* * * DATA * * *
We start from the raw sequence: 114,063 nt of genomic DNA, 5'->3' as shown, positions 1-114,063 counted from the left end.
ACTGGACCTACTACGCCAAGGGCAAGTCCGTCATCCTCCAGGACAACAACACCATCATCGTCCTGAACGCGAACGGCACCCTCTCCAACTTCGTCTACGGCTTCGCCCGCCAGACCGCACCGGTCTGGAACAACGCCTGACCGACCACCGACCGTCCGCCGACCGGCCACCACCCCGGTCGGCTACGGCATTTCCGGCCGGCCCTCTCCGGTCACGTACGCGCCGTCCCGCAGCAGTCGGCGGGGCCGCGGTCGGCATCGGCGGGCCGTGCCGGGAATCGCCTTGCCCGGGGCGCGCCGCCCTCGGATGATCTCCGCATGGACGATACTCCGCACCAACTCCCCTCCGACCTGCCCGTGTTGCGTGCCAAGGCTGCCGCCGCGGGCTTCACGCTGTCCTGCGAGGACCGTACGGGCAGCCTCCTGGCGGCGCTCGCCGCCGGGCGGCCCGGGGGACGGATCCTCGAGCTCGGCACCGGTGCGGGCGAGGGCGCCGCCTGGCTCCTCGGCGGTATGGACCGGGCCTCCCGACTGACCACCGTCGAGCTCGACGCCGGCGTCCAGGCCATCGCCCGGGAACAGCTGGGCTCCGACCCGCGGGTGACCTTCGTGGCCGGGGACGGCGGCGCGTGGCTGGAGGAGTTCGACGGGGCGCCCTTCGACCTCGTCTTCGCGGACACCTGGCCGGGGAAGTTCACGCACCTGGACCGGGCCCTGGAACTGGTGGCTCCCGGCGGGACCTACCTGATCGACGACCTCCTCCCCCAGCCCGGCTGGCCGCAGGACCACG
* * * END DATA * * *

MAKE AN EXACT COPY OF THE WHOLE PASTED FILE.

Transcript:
We start from the raw sequence: 114,063 nt of genomic DNA, 5'->3' as shown, positions 1-114,063 counted from the left end.
ACTGGACCTACTACGCCAAGGGCAAGTCCGTCATCCTCCAGGACAACAACACCATCATCGTCCTGAACGCGAACGGCACCCTCTCCAACTTCGTCTACGGCTTCGCCCGCCAGACCGCACCGGTCTGGAACAACGCCTGACCGACCACCGACCGTCCGCCGACCGGCCACCACCCCGGTCGGCTACGGCATTTCCGGCCGGCCCTCTCCGGTCACGTACGCGCCGTCCCGCAGCAGTCGGCGGGGCCGCGGTCGGCATCGGCGGGCCGTGCCGGGAATCGCCTTGCCCGGGGCGCGCCGCCCTCGGATGATCTCCGCATGGACGATACTCCGCACCAACTCCCCTCCGACCTGCCCGTGTTGCGTGCCAAGGCTGCCGCCGCGGGCTTCACGCTGTCCTGCGAGGACCGTACGGGCAGCCTCCTGGCGGCGCTCGCCGCCGGGCGGCCCGGGGGACGGATCCTCGAGCTCGGCACCGGTGCGGGCGAGGGCGCCGCCTGGCTCCTCGGCGGTATGGACCGGGCCTCCCGACTGACCACCGTCGAGCTCGACGCCGGCGTCCAGGCCATCGCCCGGGAACAGCTGGGCTCCGACCCGCGGGTGACCTTCGTGGCCGGGGACGGCGGCGCGTGGCTGGAGGAGTTCGACGGGGCGCCCTTCGACCTCGTCTTCGCGGACACCTGGCCGGGGAAGTTCACGCACCTGGACCGGGCCCTGGAACTGGTGGCTCCCGGCGGGACCTACCTGATCGACGACCTCCTCCCCCAGCCCGGCTGGCCGCAGGACCACG